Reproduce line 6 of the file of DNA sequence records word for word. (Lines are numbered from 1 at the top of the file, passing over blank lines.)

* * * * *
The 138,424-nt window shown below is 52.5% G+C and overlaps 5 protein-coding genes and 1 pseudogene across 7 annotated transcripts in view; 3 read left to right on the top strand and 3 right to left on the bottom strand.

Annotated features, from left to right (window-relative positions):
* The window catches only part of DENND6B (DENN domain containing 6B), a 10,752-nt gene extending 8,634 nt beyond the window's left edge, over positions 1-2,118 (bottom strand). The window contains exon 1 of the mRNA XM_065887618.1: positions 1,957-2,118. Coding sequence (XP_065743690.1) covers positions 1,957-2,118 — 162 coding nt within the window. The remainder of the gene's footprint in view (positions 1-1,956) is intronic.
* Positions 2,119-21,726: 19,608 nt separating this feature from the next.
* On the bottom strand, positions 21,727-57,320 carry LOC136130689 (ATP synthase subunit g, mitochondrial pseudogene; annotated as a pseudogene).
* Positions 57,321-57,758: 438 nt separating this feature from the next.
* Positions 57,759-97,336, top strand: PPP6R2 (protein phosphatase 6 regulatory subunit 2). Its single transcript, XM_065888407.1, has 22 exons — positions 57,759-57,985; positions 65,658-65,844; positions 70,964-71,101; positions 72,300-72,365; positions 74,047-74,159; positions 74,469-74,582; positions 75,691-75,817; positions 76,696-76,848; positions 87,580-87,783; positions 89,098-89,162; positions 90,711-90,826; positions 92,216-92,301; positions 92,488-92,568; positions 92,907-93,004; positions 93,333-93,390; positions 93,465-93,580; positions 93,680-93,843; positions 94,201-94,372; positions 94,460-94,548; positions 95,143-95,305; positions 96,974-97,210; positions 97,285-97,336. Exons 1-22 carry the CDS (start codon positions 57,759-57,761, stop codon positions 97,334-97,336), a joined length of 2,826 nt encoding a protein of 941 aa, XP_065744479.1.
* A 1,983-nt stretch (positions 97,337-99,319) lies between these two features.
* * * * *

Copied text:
* Positions 57,321-57,758: 438 nt separating this feature from the next.